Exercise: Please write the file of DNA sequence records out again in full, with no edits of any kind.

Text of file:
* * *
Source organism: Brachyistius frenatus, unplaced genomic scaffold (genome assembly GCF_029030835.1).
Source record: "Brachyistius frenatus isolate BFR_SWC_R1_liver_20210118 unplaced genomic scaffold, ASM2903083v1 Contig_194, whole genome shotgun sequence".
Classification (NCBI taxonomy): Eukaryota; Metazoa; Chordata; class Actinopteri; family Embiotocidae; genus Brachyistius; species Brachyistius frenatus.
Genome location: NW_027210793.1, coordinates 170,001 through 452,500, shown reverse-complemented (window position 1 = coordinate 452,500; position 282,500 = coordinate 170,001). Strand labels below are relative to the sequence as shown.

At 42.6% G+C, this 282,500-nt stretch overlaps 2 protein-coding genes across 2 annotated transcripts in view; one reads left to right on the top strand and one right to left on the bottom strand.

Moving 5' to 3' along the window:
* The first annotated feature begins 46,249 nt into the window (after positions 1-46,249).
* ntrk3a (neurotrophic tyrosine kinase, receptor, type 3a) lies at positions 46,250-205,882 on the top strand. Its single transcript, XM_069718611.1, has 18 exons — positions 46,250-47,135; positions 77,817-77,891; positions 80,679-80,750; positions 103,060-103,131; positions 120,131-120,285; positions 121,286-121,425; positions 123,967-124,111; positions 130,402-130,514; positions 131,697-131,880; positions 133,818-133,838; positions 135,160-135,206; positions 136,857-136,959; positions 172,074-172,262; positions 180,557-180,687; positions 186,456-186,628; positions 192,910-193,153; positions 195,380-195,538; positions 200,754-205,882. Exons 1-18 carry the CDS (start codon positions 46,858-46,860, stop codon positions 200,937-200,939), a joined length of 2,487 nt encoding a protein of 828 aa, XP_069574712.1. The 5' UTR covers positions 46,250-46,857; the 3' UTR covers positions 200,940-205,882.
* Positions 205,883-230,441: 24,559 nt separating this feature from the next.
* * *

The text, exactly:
Source organism: Brachyistius frenatus, unplaced genomic scaffold (genome assembly GCF_029030835.1).
Source record: "Brachyistius frenatus isolate BFR_SWC_R1_liver_20210118 unplaced genomic scaffold, ASM2903083v1 Contig_194, whole genome shotgun sequence".
Classification (NCBI taxonomy): Eukaryota; Metazoa; Chordata; class Actinopteri; family Embiotocidae; genus Brachyistius; species Brachyistius frenatus.
Genome location: NW_027210793.1, coordinates 170,001 through 452,500, shown reverse-complemented (window position 1 = coordinate 452,500; position 282,500 = coordinate 170,001). Strand labels below are relative to the sequence as shown.

At 42.6% G+C, this 282,500-nt stretch overlaps 2 protein-coding genes across 2 annotated transcripts in view; one reads left to right on the top strand and one right to left on the bottom strand.

Moving 5' to 3' along the window:
* The first annotated feature begins 46,249 nt into the window (after positions 1-46,249).
* ntrk3a (neurotrophic tyrosine kinase, receptor, type 3a) lies at positions 46,250-205,882 on the top strand. Its single transcript, XM_069718611.1, has 18 exons — positions 46,250-47,135; positions 77,817-77,891; positions 80,679-80,750; positions 103,060-103,131; positions 120,131-120,285; positions 121,286-121,425; positions 123,967-124,111; positions 130,402-130,514; positions 131,697-131,880; positions 133,818-133,838; positions 135,160-135,206; positions 136,857-136,959; positions 172,074-172,262; positions 180,557-180,687; positions 186,456-186,628; positions 192,910-193,153; positions 195,380-195,538; positions 200,754-205,882. Exons 1-18 carry the CDS (start codon positions 46,858-46,860, stop codon positions 200,937-200,939), a joined length of 2,487 nt encoding a protein of 828 aa, XP_069574712.1. The 5' UTR covers positions 46,250-46,857; the 3' UTR covers positions 200,940-205,882.
* Positions 205,883-230,441: 24,559 nt separating this feature from the next.